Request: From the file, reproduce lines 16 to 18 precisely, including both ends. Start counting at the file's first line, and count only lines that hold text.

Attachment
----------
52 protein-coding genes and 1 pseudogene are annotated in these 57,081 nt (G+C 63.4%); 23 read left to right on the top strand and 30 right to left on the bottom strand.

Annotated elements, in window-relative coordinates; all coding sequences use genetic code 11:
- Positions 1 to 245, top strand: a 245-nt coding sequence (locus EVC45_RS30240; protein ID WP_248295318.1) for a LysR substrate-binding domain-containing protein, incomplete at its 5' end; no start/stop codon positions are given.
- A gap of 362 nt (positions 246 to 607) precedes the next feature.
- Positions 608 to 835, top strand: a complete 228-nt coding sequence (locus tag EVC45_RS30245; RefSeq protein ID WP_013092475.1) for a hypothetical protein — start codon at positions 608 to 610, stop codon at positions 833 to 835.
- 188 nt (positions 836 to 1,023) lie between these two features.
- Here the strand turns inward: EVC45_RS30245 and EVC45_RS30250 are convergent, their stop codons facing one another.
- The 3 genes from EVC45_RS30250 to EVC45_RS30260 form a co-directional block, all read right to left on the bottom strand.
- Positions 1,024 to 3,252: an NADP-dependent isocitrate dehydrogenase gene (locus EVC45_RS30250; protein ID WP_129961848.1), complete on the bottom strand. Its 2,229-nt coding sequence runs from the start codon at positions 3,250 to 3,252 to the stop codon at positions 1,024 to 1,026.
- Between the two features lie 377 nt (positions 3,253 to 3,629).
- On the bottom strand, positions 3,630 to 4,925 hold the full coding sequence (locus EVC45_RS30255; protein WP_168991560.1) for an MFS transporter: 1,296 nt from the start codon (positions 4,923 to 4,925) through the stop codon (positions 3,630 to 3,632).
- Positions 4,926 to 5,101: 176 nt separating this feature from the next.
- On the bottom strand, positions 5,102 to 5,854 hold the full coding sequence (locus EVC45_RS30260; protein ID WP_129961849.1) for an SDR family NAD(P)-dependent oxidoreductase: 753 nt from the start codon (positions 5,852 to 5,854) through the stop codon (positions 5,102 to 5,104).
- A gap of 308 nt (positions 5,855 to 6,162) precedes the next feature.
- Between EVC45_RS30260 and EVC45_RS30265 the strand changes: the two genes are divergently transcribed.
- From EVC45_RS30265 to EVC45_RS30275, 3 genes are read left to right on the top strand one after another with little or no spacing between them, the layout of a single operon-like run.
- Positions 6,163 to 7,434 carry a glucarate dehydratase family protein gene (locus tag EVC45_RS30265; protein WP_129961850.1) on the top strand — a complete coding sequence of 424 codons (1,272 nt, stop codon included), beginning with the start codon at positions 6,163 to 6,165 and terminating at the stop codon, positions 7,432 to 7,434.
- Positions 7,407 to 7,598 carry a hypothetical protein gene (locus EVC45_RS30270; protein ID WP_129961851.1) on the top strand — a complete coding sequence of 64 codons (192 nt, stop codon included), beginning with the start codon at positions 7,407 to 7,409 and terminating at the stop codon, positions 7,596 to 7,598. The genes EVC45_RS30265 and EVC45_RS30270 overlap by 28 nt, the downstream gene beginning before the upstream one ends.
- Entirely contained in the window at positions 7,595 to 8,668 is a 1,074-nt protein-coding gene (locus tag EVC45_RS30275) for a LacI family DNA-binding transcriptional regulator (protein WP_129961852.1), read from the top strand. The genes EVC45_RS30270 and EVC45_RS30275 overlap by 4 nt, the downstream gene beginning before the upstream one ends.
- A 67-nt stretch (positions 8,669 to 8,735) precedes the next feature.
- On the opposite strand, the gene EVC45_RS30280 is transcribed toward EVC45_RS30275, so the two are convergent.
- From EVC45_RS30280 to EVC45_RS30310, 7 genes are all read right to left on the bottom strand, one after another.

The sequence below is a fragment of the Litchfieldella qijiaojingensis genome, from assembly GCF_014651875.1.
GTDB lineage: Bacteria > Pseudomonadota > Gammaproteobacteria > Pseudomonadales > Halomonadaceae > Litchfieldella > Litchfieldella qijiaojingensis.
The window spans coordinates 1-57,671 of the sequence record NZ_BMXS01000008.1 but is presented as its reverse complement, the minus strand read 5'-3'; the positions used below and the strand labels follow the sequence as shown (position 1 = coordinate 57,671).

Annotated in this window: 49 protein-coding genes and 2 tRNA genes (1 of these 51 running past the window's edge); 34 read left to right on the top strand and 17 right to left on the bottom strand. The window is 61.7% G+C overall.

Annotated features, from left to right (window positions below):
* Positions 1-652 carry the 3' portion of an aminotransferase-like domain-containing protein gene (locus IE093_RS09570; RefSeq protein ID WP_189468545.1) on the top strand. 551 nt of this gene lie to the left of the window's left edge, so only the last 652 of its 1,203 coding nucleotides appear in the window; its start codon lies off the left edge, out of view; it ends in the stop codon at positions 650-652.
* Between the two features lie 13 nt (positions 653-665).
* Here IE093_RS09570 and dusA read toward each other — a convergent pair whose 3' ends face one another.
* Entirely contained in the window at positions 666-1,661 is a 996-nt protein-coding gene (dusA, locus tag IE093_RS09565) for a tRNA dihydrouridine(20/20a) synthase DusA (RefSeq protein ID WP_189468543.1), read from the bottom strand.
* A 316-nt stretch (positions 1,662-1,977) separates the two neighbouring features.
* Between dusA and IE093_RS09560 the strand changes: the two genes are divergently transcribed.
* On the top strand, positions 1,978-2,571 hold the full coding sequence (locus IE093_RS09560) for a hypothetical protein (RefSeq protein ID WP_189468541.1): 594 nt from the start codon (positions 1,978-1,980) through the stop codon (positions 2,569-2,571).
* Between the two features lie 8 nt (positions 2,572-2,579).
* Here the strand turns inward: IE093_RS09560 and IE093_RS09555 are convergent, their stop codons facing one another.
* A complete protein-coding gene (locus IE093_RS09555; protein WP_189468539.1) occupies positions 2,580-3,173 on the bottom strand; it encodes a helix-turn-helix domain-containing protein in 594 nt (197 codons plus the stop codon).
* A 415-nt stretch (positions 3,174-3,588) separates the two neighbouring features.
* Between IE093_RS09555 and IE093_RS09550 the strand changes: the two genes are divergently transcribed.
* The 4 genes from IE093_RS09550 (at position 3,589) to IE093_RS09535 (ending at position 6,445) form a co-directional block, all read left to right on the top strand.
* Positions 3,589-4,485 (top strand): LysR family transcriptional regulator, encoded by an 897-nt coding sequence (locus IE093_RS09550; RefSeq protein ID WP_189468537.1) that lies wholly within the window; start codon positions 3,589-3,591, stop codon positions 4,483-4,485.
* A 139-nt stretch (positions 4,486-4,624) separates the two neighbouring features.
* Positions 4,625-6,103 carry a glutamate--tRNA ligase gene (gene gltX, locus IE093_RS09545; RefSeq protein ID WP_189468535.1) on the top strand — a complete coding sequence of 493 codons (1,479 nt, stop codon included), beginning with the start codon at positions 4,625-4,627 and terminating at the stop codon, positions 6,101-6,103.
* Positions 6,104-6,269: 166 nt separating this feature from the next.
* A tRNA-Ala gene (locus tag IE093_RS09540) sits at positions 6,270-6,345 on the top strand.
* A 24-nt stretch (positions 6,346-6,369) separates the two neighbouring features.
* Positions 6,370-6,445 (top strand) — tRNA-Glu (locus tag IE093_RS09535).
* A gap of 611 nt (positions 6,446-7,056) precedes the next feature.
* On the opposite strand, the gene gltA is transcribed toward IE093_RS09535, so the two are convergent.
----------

- From EVC45_RS30265 to EVC45_RS30275, 3 genes are read left to right on the top strand one after another with little or no spacing between them, the layout of a single operon-like run.
- Positions 6,163 to 7,434 carry a glucarate dehydratase family protein gene (locus tag EVC45_RS30265; protein WP_129961850.1) on the top strand — a complete coding sequence of 424 codons (1,272 nt, stop codon included), beginning with the start codon at positions 6,163 to 6,165 and terminating at the stop codon, positions 7,432 to 7,434.
- Positions 7,407 to 7,598 carry a hypothetical protein gene (locus EVC45_RS30270; protein ID WP_129961851.1) on the top strand — a complete coding sequence of 64 codons (192 nt, stop codon included), beginning with the start codon at positions 7,407 to 7,409 and terminating at the stop codon, positions 7,596 to 7,598. The genes EVC45_RS30265 and EVC45_RS30270 overlap by 28 nt, the downstream gene beginning before the upstream one ends.